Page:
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A Donut for Calves?

By Mary Fox

Tuesday evening, July 19, 2012, the Salamanca Historical Society held their monthly meeting at the Historical Society Museum in Salamanca. President Cathy Lacy introduced the speaker for the evening, Dan Brown, who gave an entertaining account of one very special cow on his farm.

Brown’s farm on Snow Brook Road in Great Valley is unique in this area for his organic methods of farming and milk production.

His robotic milking machine has become a local curiosity. Cows enter the robot “room” when they decide they are ready to be milked, usually every 12-14 hours. The robot records vital information from a collar the cow wears. It washes and milks them, then lets them out where they get a treat of grain. When it was first being tested, one cow went through 16 times while the men were at lunch, just for that treat of grain.

Folks are encouraged to stop by Brown’s barn and watch the process through the large window of his viewing room. One time, upon coming home after picking up his daughter Maitlin, the viewing room was full of people who had overheard his brother Ed talking about the machine at a local restaurant and all came to see it. A woman in the group encouraged Brown to get up front where he could see better. “I’ve seen it before,” he told her.

Brown has very high standards to meet to keep his organic farming certification. Inspections occur frequently and without notice.

Because of the more relaxed way the cows are handled, they live longer, have higher milk production and their number of calves has increased,” he said.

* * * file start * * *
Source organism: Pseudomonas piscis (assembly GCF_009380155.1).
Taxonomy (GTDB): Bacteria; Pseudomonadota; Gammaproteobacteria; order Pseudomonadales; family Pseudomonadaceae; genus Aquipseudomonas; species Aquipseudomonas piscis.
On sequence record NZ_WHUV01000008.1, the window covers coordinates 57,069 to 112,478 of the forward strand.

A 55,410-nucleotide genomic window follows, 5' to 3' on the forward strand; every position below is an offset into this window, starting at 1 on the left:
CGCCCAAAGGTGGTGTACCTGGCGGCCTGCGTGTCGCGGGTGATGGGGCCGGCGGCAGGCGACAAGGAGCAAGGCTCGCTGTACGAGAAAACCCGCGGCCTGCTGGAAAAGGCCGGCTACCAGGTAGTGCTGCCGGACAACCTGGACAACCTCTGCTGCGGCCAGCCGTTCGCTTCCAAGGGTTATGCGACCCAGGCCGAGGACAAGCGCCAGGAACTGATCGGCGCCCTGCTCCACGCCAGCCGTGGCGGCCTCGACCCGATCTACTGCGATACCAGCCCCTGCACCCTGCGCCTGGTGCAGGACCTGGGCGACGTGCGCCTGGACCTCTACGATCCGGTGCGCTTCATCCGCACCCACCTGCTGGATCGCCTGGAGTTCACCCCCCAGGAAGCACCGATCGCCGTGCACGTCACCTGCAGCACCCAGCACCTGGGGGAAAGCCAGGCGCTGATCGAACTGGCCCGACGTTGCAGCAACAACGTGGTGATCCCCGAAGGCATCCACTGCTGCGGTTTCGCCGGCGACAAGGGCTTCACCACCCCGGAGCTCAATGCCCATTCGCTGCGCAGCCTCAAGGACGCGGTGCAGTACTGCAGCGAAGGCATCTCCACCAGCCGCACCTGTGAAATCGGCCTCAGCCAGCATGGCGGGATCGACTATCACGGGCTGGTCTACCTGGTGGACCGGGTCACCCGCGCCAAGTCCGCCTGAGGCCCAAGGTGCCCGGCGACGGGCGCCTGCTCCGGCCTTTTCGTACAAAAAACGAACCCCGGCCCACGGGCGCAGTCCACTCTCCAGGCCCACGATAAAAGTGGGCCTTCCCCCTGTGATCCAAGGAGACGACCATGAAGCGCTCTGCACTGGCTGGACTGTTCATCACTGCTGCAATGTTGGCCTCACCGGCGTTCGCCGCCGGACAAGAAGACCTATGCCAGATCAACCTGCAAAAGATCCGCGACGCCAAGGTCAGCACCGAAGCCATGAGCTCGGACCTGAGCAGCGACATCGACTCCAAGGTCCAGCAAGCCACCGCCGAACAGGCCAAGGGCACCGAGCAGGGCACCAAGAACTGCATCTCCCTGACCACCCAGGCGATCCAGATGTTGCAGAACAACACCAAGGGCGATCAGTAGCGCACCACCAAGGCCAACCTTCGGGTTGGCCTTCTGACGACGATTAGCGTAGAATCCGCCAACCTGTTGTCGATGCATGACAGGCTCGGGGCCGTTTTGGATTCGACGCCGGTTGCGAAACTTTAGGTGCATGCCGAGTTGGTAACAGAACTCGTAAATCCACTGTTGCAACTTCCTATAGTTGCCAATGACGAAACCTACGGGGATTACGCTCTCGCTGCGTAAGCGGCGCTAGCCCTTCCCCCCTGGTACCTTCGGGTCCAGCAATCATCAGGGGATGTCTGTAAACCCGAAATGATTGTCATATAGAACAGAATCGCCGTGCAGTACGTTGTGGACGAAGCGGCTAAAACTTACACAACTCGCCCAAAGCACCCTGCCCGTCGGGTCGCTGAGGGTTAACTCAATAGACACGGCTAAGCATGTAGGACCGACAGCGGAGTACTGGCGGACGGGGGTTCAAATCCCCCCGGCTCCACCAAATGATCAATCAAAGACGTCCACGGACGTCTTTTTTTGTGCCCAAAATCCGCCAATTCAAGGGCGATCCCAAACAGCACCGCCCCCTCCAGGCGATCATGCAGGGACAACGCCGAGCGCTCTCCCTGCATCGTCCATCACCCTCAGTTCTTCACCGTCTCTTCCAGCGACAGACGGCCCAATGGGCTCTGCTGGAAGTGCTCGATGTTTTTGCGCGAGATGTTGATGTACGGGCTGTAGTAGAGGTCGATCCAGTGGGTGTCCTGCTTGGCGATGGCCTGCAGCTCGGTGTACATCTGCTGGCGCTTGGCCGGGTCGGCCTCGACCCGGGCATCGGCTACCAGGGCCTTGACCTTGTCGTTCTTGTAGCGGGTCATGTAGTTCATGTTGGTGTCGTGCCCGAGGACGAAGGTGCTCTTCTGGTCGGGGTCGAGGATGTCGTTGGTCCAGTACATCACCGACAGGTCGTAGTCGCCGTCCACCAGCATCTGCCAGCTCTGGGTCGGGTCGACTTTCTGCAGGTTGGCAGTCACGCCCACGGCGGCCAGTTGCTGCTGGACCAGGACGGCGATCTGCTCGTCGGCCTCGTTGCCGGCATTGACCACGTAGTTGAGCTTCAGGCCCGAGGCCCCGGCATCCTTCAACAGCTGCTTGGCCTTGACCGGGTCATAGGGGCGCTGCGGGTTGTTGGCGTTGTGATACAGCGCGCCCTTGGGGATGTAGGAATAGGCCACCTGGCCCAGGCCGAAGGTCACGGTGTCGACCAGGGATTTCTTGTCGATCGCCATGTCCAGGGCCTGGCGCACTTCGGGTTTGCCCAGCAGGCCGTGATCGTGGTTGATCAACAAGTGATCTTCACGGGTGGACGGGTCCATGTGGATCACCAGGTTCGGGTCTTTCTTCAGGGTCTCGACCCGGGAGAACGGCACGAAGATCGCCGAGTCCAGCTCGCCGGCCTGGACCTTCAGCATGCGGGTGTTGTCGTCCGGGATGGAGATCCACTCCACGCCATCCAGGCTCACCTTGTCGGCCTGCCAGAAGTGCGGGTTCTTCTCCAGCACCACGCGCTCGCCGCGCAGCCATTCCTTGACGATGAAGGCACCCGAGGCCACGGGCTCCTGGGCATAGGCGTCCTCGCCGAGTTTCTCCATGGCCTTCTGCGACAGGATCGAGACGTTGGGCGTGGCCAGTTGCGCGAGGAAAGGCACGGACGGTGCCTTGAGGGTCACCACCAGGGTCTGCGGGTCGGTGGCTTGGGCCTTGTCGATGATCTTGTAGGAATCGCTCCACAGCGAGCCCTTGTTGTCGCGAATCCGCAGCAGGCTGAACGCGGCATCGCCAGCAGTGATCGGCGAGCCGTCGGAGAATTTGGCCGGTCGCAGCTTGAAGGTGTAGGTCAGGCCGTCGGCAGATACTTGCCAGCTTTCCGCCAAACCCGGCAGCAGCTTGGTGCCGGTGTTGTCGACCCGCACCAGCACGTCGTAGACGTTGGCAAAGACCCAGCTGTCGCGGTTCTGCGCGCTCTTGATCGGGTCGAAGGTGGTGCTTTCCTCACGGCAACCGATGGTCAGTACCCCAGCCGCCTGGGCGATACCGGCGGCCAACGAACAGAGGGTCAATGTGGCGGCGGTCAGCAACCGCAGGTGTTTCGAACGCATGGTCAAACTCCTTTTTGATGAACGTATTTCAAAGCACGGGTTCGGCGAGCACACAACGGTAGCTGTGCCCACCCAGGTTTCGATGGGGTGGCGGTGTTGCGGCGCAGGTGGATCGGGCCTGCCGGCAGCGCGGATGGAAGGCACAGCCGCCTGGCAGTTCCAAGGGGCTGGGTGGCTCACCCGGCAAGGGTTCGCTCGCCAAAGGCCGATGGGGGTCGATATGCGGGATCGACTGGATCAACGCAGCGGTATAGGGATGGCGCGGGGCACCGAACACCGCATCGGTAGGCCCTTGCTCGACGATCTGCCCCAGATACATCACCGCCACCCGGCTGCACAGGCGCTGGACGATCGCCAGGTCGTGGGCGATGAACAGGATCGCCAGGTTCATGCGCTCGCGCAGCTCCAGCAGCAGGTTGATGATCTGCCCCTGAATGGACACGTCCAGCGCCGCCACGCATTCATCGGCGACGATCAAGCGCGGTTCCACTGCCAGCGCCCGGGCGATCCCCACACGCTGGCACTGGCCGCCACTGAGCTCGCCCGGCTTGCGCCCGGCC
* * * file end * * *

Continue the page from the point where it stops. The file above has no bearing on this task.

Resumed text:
At auction one year, he purchased an old, pregnant cow with a bad foot. Her ear tag said “Donut.” She was 14 when she passed away this past December.

Donut was a pet when I got her,” said Brown, “and got worse from there. She got special treatment, which only made it worse. We would just let her loose. Because of her bad foot, she couldn’t go far and always returned to her stall in the barn.”

One day, he milked Donut and was trying to feed two calves with her milk. Donut was standing right there and Brown decided to eliminate the middleman and let Donut feed them. The calves thrived and Donut became the surrogate mother to all the baby calves. When they were moved out to the field she carried on, but soon there were more for her to feed.

Donut’s favorite place to lie under and “hide behind” was an oak tree in front of the barn. When she died last December, she was laid to rest under the oak tree.

Donut gave nine calves all named after a pastry such as Éclair, Muffin and Cupcake. There was even a male named Crispy Cream.

We don’t want to talk about Crispy Cream,” he said. “He wasn’t as friendly as his mother. “He got angry with me one day and I paid the price.”

Brown has been the Town of Great Valley Supervisor for six and a half years. When asked what he does with the time he has freed up while the robot is doing the work, he said with a grin, “Run for the State Assembly.” Which is exactly what he will be doing on the Democratic ticket this November.

Cathy Lacy along with Kate Seiflen, Dan’s stepdaughter, who helped with the photography, have written a book about Donut. After Dan’s presentation, Lacy and Seiflen held a book signing for their book, “Donut on the Farm.”

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